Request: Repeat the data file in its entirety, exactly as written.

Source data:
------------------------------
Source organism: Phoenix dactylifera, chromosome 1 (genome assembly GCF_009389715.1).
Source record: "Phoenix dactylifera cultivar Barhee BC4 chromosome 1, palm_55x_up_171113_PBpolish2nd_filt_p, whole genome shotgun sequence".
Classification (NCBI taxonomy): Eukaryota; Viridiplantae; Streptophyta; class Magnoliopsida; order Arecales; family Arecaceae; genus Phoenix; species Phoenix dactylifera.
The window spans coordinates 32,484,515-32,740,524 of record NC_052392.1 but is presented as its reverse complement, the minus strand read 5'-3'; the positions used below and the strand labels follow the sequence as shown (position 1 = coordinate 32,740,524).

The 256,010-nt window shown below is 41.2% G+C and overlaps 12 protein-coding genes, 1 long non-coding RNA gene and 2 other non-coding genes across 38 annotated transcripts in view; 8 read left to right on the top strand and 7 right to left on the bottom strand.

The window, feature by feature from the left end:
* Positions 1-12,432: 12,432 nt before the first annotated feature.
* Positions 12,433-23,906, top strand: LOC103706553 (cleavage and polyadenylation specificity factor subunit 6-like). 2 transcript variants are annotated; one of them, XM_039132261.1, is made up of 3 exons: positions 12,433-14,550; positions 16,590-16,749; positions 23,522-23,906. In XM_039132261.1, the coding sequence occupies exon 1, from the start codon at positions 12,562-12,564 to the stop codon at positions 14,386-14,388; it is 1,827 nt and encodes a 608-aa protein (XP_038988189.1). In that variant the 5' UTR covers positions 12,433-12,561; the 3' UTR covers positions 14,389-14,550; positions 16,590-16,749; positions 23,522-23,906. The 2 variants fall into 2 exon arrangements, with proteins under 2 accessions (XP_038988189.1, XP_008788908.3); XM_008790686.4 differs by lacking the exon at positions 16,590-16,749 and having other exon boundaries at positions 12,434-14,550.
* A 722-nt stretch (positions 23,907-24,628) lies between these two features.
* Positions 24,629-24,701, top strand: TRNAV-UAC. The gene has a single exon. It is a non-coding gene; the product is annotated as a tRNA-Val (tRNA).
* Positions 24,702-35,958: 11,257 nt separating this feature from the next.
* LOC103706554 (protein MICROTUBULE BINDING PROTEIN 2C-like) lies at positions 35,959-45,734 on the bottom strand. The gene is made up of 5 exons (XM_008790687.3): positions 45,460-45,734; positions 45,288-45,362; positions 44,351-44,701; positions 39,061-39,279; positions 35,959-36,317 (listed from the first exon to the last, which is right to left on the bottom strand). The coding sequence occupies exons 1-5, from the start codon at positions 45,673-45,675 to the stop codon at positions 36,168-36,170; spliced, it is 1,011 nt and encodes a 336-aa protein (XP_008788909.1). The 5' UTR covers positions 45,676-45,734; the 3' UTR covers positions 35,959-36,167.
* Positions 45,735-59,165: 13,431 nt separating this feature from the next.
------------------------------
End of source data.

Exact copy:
Source organism: Phoenix dactylifera, chromosome 1 (genome assembly GCF_009389715.1).
Source record: "Phoenix dactylifera cultivar Barhee BC4 chromosome 1, palm_55x_up_171113_PBpolish2nd_filt_p, whole genome shotgun sequence".
Classification (NCBI taxonomy): Eukaryota; Viridiplantae; Streptophyta; class Magnoliopsida; order Arecales; family Arecaceae; genus Phoenix; species Phoenix dactylifera.
The window spans coordinates 32,484,515-32,740,524 of record NC_052392.1 but is presented as its reverse complement, the minus strand read 5'-3'; the positions used below and the strand labels follow the sequence as shown (position 1 = coordinate 32,740,524).

The 256,010-nt window shown below is 41.2% G+C and overlaps 12 protein-coding genes, 1 long non-coding RNA gene and 2 other non-coding genes across 38 annotated transcripts in view; 8 read left to right on the top strand and 7 right to left on the bottom strand.

The window, feature by feature from the left end:
* Positions 1-12,432: 12,432 nt before the first annotated feature.
* Positions 12,433-23,906, top strand: LOC103706553 (cleavage and polyadenylation specificity factor subunit 6-like). 2 transcript variants are annotated; one of them, XM_039132261.1, is made up of 3 exons: positions 12,433-14,550; positions 16,590-16,749; positions 23,522-23,906. In XM_039132261.1, the coding sequence occupies exon 1, from the start codon at positions 12,562-12,564 to the stop codon at positions 14,386-14,388; it is 1,827 nt and encodes a 608-aa protein (XP_038988189.1). In that variant the 5' UTR covers positions 12,433-12,561; the 3' UTR covers positions 14,389-14,550; positions 16,590-16,749; positions 23,522-23,906. The 2 variants fall into 2 exon arrangements, with proteins under 2 accessions (XP_038988189.1, XP_008788908.3); XM_008790686.4 differs by lacking the exon at positions 16,590-16,749 and having other exon boundaries at positions 12,434-14,550.
* A 722-nt stretch (positions 23,907-24,628) lies between these two features.
* Positions 24,629-24,701, top strand: TRNAV-UAC. The gene has a single exon. It is a non-coding gene; the product is annotated as a tRNA-Val (tRNA).
* Positions 24,702-35,958: 11,257 nt separating this feature from the next.
* LOC103706554 (protein MICROTUBULE BINDING PROTEIN 2C-like) lies at positions 35,959-45,734 on the bottom strand. The gene is made up of 5 exons (XM_008790687.3): positions 45,460-45,734; positions 45,288-45,362; positions 44,351-44,701; positions 39,061-39,279; positions 35,959-36,317 (listed from the first exon to the last, which is right to left on the bottom strand). The coding sequence occupies exons 1-5, from the start codon at positions 45,673-45,675 to the stop codon at positions 36,168-36,170; spliced, it is 1,011 nt and encodes a 336-aa protein (XP_008788909.1). The 5' UTR covers positions 45,676-45,734; the 3' UTR covers positions 35,959-36,167.
* Positions 45,735-59,165: 13,431 nt separating this feature from the next.